According to court records, Lankford and other conspirators "parked" their shares with various nominees, such as friends, relatives or other entities that they owned and controlled. Subsequently, they engaged in coordinated trading in order to create the appearance of an emerging market for these stocks, after which they conducted massive promotional campaigns in which unsolicited fax and email "blasts" were sent to millions of recipients. According to evidence presented at the 2010 trial, these blasts touted the respective stocks without accurately disclosing who was paying for the promotions, omitted that the defendants intended to sell their shares, and induced unsuspecting legitimate investors to purchase stock in the companies. The defendants and their nominees obtained significant profits by selling large amounts of shares after they had artificially inflated the stock price. For each of the three manipulated stocks, the conspirators' sell-off caused declines of the stock price and left legitimate investors holding stock of significantly reduced value.
According to Lankford's guilty plea, he laundered $250,000 in proceeds derived from the stock manipulation scheme.
Evidence presented in the 2010 trial showed that the overall scheme resulted in illegal proceeds of more than $43 million from more than 17,000 investor victims.
Lankford was originally charged in a 24-count indictment unsealed on Feb. 10, 2009, against five defendants. Prior to trial, Lankford fled to Costa Rica, where he remained until he was extradited to the United States in May 2012. James Reskin, 54, of Louisville, Ky., was sentenced today to serve five years of probation for his role in the scheme. Co-defendants George David Gordon and Richard Clark, were convicted by a federal jury in May 2010 for their roles in the scheme. Gordon was sentenced to serve 188 months in prison, and Clark was sentenced to serve 151 months in prison. The fifth defendant, Dean Sheptycki, remains a fugitive.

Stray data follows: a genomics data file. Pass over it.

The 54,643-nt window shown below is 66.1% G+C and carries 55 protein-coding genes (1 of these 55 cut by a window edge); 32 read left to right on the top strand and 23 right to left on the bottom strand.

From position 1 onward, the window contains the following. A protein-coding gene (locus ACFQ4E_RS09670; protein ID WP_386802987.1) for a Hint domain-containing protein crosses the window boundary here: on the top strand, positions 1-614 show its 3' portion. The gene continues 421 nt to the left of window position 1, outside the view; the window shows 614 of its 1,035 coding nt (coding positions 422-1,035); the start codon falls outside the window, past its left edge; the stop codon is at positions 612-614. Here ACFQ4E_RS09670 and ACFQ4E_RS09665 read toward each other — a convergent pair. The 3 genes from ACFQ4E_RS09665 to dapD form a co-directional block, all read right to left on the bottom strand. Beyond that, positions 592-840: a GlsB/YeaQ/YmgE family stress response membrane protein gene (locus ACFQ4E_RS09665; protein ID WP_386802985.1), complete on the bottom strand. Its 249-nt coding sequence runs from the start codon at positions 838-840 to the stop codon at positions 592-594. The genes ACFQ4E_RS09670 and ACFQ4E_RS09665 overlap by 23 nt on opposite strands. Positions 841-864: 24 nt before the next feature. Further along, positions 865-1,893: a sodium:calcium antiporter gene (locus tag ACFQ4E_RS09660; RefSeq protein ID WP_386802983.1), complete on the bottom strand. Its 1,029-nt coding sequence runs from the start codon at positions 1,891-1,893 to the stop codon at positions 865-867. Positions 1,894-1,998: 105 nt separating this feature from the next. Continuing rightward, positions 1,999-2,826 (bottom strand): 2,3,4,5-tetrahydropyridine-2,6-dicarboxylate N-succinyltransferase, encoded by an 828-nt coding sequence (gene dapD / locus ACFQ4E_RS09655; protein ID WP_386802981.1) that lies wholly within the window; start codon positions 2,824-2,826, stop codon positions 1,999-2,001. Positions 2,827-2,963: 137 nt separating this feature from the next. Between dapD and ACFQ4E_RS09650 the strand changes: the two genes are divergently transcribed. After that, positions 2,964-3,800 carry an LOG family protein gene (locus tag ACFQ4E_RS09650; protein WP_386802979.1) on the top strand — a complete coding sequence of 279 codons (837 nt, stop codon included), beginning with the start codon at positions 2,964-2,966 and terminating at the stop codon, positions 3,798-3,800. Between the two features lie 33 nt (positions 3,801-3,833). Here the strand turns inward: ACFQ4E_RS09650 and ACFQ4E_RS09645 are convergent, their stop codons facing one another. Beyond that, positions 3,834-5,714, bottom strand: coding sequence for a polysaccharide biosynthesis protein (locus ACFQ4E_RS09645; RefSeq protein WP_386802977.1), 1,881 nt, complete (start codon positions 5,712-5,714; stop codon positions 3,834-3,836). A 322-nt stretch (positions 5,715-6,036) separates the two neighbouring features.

The case is being prosecuted by Trial Attorneys Andrew Warren and Kevin Muhlendorf of the Criminal Division's Fraud Section and Assistant U.S. Attorney Catherine Depew for the Northern District of Oklahoma. The case is being investigated by IRS-CI and the FBI. The department wishes to thank the Securities and Exchange Commission, which referred the matter for prosecution. The department also wishes to thank the Criminal Division's Office of International Affairs, the U.S. Department of State and the U.S. Marshals Service for their work in securing Lankford's extradition.
This case is part of efforts underway by President Obama's Financial Fraud Enforcement Task Force (FFETF) which was created in November 2009 to wage an aggressive, coordinated and proactive effort to investigate and prosecute financial crimes. With more than 20 federal agencies, 94 U.S. attorneys' offices and state and local partners, it's the broadest coalition of law enforcement, investigatory and regulatory agencies ever assembled to combat fraud. Since its formation, the task force has made great strides in facilitating increased investigation and prosecution of financial crimes; enhancing coordination and cooperation among federal, state and local authorities; addressing discrimination in the lending and financial markets and conducting outreach to the public, victims, financial institutions and other organizations. Over the past three fiscal years, the Justice Department has filed more than 10,000 financial fraud cases against nearly 15,000 defendants including more than 2,900 mortgage fraud defendants. For more information on the task force, visit www.stopfraud.gov.